Walk with CC patients on their journey of hope
The Clinical Center seeks community volunteers to serve as patient ambassadors. Opportunities are available Monday to Friday, 6 a.m. to 8 p.m. Volunteers will accompany patients in wheelchairs to appointments within the CC, as well as transport items critical for timely patient care, such as medical records. Relevant training for working within a hospital environment will be provided. A minimum commitment of one year and 200 hours is requested. For more information, come to an open house on Wednesday, April 16 at 6:30 p.m. in the atrium or Tuesday, April 29 at 2 p.m. on the 1SE patio, call 301-496-2642, email email@example.com or see www.cc.nih.gov/volunteers
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New clinical research protocols
The following new clinical research protocols were approved in February:
Phase I Study of Bortezomib and Cetuximab without or with Cisplatin in Combination with Radiation Therapy for Advanced Head and Neck Cancer, 08-C-0071, Carter Van Waes, MD, NCI
A Phase II Study of Satraplatin and Prednisone in Metastatic Androgen-Independent Prostate Cancer (AIPC), 08-C-0074, William L. Dahut, MD, NCI
Phase III Evaluation of Recombinant MAGE-A3 Vaccine as Adjuvant Therapy Following Resection of MAGE-A3-Positive Non-Small Cell Lung Cancer, 08-C-0075, David S. Schrump, MD, NCI
A Phase I, Multi-Institutional, Open-Label, Dose-Escalation, Multiple Dose Study of the Safety, Tolerability, and Immune Response of CRS-207 in Adult Subjects with Selected Advanced Solid Tumors Who Have Failed or Who Are Not Candidates For Standard Treatment, 08-C-0077, Raffit Hassan, MD, NCI
A Phase I/II trial of Pemetrexed (Alimta [Registered Trademark]) Combined with Sirolimus (Rapamycin, Rapamune [Registered Trademark]) in Subjects with Relapsed or Refractory NSCLC Whose Tumors Bear Activation of mTOR, 08-C-0078, Phillip A. Dennis, MD, NCI
Natural History Study and Longitudinal Assessment of Children, Adolescents, and Adults with Neurofibromatosis Type 1, 08-C-0079, Brigitte C. Widemann, MD, NCI
SARC Global Collaboration: A Phase II Trial of R1507, a Recombinant Human Monoclonal Antibody to the IGF-1 Receptor for the Treatment of Patients with Recurrent or Refractory Ewing's Sarcoma, Synovial Sarcoma, Rhabdomyosarcoma and Other Sarcomas, 08-C-0080, Lee J. Helman, MD, NCI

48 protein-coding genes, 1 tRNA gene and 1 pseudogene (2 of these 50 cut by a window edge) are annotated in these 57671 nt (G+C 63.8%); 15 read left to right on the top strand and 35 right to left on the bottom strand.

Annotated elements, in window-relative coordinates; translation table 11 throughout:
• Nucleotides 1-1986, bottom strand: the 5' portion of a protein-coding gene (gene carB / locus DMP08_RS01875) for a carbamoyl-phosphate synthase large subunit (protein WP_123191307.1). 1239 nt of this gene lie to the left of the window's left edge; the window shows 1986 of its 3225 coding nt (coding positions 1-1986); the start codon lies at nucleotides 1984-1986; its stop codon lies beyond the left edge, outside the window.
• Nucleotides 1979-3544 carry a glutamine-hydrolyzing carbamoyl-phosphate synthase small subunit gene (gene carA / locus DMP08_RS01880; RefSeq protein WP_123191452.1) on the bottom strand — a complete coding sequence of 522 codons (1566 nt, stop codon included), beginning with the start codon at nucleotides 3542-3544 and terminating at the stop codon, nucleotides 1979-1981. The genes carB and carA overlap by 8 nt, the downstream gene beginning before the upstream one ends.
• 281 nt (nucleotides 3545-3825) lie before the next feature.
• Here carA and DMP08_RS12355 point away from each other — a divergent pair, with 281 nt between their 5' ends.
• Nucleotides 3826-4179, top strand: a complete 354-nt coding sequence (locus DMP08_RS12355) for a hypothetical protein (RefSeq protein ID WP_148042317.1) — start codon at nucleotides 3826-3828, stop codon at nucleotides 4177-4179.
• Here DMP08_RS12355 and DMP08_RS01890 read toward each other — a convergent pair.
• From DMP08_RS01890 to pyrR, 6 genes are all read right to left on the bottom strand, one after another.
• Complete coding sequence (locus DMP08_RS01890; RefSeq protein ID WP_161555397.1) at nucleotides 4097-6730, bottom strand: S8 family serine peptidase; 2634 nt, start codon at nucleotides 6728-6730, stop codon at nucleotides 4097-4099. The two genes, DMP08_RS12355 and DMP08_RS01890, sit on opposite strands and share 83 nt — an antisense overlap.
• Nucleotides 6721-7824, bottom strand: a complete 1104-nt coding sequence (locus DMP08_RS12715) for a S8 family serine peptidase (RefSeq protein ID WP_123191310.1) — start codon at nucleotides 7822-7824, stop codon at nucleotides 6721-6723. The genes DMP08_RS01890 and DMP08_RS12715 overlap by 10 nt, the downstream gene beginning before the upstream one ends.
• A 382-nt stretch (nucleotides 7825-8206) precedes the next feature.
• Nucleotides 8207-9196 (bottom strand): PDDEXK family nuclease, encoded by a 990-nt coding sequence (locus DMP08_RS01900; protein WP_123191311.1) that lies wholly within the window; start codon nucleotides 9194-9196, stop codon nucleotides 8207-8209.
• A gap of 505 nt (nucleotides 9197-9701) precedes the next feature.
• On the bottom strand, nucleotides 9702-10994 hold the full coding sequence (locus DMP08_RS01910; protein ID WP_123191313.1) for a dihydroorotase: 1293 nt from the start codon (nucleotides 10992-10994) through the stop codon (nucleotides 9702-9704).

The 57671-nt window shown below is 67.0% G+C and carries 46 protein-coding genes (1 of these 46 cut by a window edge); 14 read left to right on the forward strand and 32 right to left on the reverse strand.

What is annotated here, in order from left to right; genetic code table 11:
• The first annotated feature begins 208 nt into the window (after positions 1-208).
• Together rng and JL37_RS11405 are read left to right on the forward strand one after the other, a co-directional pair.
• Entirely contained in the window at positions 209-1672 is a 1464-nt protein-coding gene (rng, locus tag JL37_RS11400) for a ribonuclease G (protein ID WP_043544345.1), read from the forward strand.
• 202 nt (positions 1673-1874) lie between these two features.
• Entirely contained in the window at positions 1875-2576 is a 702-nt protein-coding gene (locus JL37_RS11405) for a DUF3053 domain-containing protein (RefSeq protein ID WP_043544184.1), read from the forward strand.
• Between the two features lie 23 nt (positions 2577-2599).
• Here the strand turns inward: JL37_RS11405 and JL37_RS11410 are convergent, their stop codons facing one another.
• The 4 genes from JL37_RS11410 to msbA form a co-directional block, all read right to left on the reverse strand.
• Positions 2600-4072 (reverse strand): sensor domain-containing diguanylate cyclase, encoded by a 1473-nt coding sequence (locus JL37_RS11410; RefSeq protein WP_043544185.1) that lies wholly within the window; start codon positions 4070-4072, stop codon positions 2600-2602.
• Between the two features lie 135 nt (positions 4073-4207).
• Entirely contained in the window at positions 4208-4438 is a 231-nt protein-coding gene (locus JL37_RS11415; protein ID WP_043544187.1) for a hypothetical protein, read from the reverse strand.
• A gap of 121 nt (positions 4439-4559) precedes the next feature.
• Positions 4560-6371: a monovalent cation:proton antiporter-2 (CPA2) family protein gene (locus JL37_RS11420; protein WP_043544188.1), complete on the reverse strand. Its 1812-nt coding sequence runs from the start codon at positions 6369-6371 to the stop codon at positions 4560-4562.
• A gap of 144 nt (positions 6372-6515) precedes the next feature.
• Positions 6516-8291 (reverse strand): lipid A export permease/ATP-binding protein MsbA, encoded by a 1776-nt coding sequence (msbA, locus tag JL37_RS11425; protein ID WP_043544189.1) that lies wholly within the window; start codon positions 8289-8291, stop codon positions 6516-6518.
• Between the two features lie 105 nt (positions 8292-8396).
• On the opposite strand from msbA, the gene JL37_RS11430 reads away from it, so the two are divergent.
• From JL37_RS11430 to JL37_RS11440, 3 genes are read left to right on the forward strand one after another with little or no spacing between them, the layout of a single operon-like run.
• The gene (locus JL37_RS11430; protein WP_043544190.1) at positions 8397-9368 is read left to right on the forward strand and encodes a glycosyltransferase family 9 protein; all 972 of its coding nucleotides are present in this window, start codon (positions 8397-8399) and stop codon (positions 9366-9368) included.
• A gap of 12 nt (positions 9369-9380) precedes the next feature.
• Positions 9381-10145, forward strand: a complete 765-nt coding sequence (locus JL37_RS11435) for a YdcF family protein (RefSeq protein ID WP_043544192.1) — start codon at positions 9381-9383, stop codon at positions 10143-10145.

Registration Phase III Study of Lucanix (TM) (Belegenpumatucel-L) in Advanced Non-Small Cell Lung Cancer: An International Multicenter, Randomized, Double-Blinded, Placebo-Controlled Study of Lucanix(TM) Maintenance Therapy for Stages III/IV NSCLC Subject, 08-C-0083, Giuseppe Giaccone, MD, NCI
Identification of Biomarkers in Exhaled Breath Condensates from Asthmatic Patients, 08-H-0081, Stewart J. Levine, MD, NHLBI
Evaluation of Systemic Toxicity Associated with Allogeneic Peripheral Blood Stem Cell Infusion, 08-H-0084, Courtney D. Fitzhugh, MD, NHLBI
fMRI Investigation of Cortical Reorganization and Phantom Limb Pain Following Amputation, 08-M-0052, Christopher I. Baker, PhD, NIMH
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April 2, 2008
Conflicts of Interest and Peer Review: What Ought To Be Done?
Arthur Caplan, Ph.D.
Emmanuel and Robert Hart Professor of Bioethics
Chair, Department of Medical Ethics, and Director, Center for Bioethics, University of Pennsylvania
Lecture will be videocast, http://videocast.nih.gov
April 9, 2008
Gurpreet Dhaliwal, M.D.
Assistant Clinical Professor of Medicine, University of California, San Francisco
Lecture will be videocast, http://videocast.nih.gov
April 16, 2008
Systems Biology of Diabetic Nephropathy
Robert G. Nelson, M.D., Ph.D.
Staff Clinician, Phoenix Diabetes Epidemiology and Clinical Research Branch, NIDDK
Matthias Kretzler, M.D.
Associate Professor, Division of Nephrology/Internal Medicine, Computational Medicine and Biology, University of Michigan
April 23, 2008
Clinical Manifestations and Treatment of H5N1 Avian Influenza Infections in Humans
John Beigel, M.D.
Staff Clinician, Laboratory of Immunoregulation, NIAID
Epidemiology and Prevention of H5N1 Avian Influenza Infections
Kanta Subbarao, M.D., M.P.H.
Senior Investigator, Laboratory of Infectious Diseases, NIAID
April 30, 2008
Complications of Rheumatoid Arthritis
Michael W. Ward, M.D., M.P.H.
Investigator, Office of the Clinical Director, Intramural Research Program, NIAMS
SNPs, Chips, and Autoimmunity: New Frontiers in the Genetics of Rheumatoid Arthritis
Elaine F. Remmers, Ph.D.
Staff Scientist, Genetics and Genomics Branch, NIAMS
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This page last updated on 12/14/2017